Dalia of al-Bireh, Palestine
Bina of Rishon LeZion, Israel
Every step knows. But I’m taking them anyway.
Marching towards the cold concrete
of our occupation
– there’s hundreds of us,
once again –
we carry no weapons,
but our breathing. The threat that’s arm-in-arm.
I grew up around (and what formed them).
you join (and who tells us so).
I’m selling coffee with on Ben Tsiyon now.
Least of all my mum.
But then, a single shot contains
that won’t be conquered,
and the silence that follows
leaves me with nothing
but my words. What’s harmed is always more
than one person.
No one will ever be allowed to hear
what I feel
beyond I love my country,
and I want us to be safe. No one,
but this poem.
That’s where my pain really lives.
It’s there – in my life’s drought
stretching towards the withering twigs
of what’s only still reached
in a dream
I no longer know
how to dream.
But they’re running through me,
still. Like roads,
Before I had a chance?
And it’s there – in stroking little Saif’s hair,
pretending not to know
that his mother won’t be replaced.
Not like this.
The way he walks out of my touch isn’t evasion.
It’s what he grew up with instead.
As if to say that I’m a solider now
won’t be covered
with the normalcy
of a life. All of me I stretched
to make my uniform
fit. And these fingers,
which were too small for the trigger
even at the end of my service.
Looking at him like this, I often wonder
still. In his eyes. Like a miracle.
And I remember myself as a child… When all we had
And holding on to a habit – it’s the same train
every day, now;
Rishon to Tel Aviv, half an hour for me
and my notebook
– doesn’t take: You’re not even in missile range,
Bina. How can you know?
It doesn’t take: At night,
I listen to the terror with my skin.
Today, I know that if a hand is too small
exactly what their rifles
stretch inside a person. Back
to where nothing is possible.
I think, in a country that never
to question itself,
it’s as if the wind never
to blow. Our belief,
against another. Their situation,
And if our lives are lived on nothing
but steadfastness, now
– what is steadfastness
in a moment like this? When it feels like
again, from what keeps everything in place.
And there are mornings
when I know it’s
more than a fancy to leave this train
at the wrong station,
and board a random bus instead.
Into what feels like forbidden territory.
And choose the opposite direction
everyone wants me to move in.
Where I’m allowed to think. If what’s being inflicted on a woman
defines who she is
she will need what’s being inflicted on her
the way a body needs water.
The moment the bus pulls out of the station,
I’m a little less afraid: every flag,
is a cry
Walking, like this, the ground beneath my feet
seems to hold a trace,
suddenly… Of that moment
when you where in the greatest of needs.
And our arms opened in a spirit
that looks like a hallucination now.
This is no longer a landscape
– stretches of absence
by odd settlements; arid slopes
of limestone rising towards
the bright innocence that touches
– nor even a land. Where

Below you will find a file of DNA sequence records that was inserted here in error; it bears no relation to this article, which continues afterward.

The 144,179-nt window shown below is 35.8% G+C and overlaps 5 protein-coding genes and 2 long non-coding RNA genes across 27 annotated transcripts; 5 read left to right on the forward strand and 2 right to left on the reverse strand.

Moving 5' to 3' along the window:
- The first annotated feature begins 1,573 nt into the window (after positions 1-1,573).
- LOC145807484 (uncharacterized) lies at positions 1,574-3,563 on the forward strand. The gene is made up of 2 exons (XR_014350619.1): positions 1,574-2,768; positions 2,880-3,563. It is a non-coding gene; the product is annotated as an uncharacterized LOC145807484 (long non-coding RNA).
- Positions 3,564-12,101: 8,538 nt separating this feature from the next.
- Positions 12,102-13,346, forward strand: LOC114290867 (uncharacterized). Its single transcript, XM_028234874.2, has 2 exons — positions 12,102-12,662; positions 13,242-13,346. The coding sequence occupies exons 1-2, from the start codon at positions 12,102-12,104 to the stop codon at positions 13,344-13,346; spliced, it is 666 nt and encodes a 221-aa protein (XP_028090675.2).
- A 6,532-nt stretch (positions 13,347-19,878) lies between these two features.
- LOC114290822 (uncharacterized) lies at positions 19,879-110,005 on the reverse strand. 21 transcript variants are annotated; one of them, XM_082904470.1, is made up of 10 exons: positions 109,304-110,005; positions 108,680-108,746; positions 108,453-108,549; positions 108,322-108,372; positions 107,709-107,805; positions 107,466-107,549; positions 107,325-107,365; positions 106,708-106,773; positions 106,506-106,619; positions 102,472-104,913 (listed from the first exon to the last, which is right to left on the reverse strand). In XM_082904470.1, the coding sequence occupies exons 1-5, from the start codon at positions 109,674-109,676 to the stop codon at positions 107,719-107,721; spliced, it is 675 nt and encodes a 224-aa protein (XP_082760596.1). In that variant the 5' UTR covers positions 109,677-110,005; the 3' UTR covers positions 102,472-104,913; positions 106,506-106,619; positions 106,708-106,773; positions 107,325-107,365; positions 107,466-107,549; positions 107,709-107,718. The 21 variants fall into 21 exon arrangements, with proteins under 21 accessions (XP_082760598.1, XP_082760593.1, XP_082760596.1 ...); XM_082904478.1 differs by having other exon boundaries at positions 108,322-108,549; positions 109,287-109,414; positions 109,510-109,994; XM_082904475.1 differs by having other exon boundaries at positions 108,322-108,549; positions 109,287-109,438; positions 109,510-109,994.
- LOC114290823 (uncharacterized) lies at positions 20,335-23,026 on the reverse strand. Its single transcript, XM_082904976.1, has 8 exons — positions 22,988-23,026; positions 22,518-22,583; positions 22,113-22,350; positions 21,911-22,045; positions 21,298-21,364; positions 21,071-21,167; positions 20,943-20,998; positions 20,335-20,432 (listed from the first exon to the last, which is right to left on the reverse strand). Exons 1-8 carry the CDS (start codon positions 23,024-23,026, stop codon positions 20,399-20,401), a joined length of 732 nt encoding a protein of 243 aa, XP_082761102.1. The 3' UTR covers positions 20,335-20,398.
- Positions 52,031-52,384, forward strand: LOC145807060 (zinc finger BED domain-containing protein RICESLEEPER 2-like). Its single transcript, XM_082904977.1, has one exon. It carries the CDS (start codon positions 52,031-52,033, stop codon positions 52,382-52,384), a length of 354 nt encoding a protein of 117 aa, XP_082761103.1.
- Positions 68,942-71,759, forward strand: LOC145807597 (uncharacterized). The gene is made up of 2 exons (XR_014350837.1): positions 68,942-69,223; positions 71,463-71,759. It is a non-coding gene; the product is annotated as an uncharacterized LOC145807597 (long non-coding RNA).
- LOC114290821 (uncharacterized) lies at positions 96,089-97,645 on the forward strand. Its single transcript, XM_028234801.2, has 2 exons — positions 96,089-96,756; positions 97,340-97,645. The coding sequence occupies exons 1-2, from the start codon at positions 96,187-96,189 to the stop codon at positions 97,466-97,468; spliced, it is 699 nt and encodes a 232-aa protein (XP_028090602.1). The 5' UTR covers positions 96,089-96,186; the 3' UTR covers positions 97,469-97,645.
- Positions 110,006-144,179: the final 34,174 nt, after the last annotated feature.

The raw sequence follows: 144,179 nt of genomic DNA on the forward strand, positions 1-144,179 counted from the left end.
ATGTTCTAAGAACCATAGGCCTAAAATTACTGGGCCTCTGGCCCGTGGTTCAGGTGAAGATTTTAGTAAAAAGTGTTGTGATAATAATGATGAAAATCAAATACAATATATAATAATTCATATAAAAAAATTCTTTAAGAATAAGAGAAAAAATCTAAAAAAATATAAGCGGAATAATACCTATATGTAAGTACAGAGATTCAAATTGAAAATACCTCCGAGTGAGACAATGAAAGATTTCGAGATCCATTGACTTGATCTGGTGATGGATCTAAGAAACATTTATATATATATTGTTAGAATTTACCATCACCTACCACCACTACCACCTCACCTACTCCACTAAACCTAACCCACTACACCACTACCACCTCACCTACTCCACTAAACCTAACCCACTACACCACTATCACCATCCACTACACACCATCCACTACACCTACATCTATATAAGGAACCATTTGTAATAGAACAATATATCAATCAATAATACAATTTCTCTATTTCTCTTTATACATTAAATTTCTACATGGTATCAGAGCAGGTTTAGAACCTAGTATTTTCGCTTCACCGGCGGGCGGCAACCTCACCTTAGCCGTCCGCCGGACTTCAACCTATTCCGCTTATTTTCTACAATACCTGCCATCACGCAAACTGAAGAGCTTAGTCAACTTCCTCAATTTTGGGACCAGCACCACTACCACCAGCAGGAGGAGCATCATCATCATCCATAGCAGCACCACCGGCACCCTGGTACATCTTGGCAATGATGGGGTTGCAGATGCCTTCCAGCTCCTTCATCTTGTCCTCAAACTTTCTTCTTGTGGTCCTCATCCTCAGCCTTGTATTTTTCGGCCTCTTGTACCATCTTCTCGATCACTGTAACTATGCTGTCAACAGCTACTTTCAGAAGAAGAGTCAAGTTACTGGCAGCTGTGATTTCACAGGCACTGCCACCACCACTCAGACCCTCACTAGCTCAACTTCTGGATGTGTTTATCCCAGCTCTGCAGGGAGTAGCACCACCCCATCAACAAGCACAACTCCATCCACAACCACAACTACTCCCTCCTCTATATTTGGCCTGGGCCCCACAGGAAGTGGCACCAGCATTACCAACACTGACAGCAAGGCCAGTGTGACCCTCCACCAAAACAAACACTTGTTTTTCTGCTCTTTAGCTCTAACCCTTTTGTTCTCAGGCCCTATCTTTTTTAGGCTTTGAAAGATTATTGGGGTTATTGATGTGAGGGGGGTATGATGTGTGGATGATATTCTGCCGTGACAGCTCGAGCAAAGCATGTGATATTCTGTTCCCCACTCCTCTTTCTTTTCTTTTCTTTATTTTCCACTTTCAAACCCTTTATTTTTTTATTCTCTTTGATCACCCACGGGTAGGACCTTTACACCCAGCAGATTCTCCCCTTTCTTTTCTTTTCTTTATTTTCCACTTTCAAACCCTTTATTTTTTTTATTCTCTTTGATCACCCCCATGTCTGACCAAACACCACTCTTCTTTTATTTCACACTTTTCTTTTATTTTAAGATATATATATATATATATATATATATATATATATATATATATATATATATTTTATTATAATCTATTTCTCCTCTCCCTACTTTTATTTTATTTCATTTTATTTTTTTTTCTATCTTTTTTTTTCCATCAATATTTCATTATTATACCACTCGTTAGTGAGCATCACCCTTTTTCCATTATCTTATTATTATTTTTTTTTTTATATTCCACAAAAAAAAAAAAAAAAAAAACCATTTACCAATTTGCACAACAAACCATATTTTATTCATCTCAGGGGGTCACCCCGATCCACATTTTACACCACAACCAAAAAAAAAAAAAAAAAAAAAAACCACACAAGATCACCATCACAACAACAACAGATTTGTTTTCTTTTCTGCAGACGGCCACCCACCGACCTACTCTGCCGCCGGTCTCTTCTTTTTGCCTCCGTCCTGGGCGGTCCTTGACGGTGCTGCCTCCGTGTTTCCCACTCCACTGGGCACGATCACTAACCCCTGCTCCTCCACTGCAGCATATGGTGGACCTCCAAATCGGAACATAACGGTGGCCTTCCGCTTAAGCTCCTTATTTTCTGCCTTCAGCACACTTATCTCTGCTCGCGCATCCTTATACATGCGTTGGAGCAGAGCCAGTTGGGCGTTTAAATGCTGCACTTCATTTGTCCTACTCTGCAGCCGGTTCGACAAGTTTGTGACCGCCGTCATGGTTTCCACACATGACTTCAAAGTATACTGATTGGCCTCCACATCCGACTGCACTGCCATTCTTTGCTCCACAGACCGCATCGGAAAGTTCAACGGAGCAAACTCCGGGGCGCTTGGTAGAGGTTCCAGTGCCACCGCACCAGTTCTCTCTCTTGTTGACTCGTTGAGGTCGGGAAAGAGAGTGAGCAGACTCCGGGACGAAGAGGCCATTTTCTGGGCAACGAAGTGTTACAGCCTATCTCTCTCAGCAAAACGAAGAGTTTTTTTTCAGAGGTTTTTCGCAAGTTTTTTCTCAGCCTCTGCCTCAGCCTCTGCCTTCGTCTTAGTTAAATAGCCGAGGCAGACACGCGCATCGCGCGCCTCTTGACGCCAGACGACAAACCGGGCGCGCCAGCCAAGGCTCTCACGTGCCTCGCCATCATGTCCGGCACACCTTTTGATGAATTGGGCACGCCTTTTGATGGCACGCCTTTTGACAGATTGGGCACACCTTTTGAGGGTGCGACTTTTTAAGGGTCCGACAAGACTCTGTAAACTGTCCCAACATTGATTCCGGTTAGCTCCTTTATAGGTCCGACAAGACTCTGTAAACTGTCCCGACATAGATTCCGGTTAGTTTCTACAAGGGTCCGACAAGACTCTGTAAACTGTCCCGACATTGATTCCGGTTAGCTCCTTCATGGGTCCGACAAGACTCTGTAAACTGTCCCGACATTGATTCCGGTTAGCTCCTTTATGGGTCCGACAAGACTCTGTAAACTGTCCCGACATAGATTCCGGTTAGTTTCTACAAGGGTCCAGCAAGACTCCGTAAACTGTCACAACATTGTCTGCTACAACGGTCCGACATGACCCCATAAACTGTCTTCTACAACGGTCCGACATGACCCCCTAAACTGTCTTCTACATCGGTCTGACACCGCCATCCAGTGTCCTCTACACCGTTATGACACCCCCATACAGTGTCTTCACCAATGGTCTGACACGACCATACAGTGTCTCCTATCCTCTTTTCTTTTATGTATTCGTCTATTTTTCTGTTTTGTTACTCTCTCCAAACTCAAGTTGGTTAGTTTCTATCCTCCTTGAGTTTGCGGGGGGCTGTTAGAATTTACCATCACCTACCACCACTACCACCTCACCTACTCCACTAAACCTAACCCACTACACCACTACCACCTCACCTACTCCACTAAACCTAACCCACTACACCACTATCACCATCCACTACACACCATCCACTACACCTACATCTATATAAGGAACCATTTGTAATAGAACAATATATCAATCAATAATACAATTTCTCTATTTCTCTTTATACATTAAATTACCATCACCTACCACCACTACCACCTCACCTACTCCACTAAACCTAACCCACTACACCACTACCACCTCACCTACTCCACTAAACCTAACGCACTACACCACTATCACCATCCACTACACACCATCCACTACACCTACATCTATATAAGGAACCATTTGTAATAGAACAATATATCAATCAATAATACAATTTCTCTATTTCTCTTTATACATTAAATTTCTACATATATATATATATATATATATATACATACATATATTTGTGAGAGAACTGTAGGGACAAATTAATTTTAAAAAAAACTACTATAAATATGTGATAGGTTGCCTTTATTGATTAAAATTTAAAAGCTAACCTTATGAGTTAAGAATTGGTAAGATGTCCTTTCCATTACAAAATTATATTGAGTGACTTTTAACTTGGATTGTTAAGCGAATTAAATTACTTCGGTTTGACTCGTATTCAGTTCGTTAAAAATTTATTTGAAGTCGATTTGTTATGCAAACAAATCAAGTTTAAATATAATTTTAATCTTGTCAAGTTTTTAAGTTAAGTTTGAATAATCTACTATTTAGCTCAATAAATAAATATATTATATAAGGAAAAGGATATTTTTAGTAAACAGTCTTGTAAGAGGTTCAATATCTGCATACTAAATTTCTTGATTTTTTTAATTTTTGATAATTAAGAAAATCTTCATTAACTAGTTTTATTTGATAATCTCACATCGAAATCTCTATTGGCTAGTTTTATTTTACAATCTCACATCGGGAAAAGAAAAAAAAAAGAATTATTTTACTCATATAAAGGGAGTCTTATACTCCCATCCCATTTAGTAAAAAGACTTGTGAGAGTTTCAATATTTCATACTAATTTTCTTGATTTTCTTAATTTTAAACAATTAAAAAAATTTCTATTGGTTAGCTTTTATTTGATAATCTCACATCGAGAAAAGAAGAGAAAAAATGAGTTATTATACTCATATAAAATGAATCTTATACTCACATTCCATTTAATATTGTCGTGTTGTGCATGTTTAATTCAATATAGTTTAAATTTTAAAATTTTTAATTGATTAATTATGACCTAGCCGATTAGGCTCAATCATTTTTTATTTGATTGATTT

is this taking me?
Like passing a surprise checkpoint
after a deadly attack,
when whatever there is, in relief,
takes a long time to arrive,
because the pain lingers
The moment our capital wraps
in its stones
around my imagination,
the comfort I feel is real.
And the result is like a newborn baby:
almost too vulnerable to be held. That’s how I feel
this admission: no, I no longer believe
in our shaking off.
My mum’s fervent Intertwined with,
Walking the narrow alleyways
of the Old City,
back when I still knew
how to do this holding on.
To: A presence.
As if it didn’t want me to walk
than this, it’s coming up
against my face now.
this was too far already. Like a wind?
Now I know that every dead body
cuts a twine. Wherever it falls. Every minute
Blowing al-Am’ari’s cries
down the streets of Netanya.
And a little more
of what we aim
every time we do.
Clouds of shopping street smoke
across Hebron’s daily festering.
Until there’s nothing left
but a shell
at the core of which
a once great dream
against all that.
And it bleeds, and it bleeds, and it bleeds.
But it’s this blood, my blood,
the blood that’s running through me, still,
that keeps pushing me on.
The moment I realise I’m walking
I realise how far I’ve come.
there’s the Wall.
Everyone in the camp could see my tears,
dripping into the helplessness,
and the anger, because
long before they told us… That Shai
wouldn’t come back. That the only boy I ever loved
And my memories march their despair
through my body
like an occupying army.
Like everything that’s in ruins
high up in the sky – dropping
like a missile no one knows
how to intercept: a wound that doesn’t heal
doesn’t ask Who.
That’s when my legs give in
to a weight that’s there,
always. And contains
more, much more
than our accepted suffering.
there’s the Wall.
And as I stare at the concrete, I think: perhaps
it’s what you’ve lost completely
you understand best,
sometimes. Perhaps that’s why I feel this way. About your fear.
And all it’s doing
brings me to my knees. But my hand refuses
to remain closed
in everything everyone
has ever told me, and no one can deny the readiness
in my reaching out. As if to reach
And perhaps it’s to that
is opening now.
For touch exceeding its touching
in a being touched.
Until this is so tight
a pulse that says: sometimes, Dalia,
and being raised
When I’m standing again,
has left my body.
And as if my seeing had lost
of its seeing, what’s coming in, now,
carries a current
that’s known to different eyes,
And I know: all that’s filling me instead
won’t be claimed,
or prolonged by any other means
than what’s creating it.
And with that,
it ceases. For the first time in my life.
And if there really is a presence
it’s here. And only here. In those windless moments.
When it’s too bright
to be denied:
All we could be.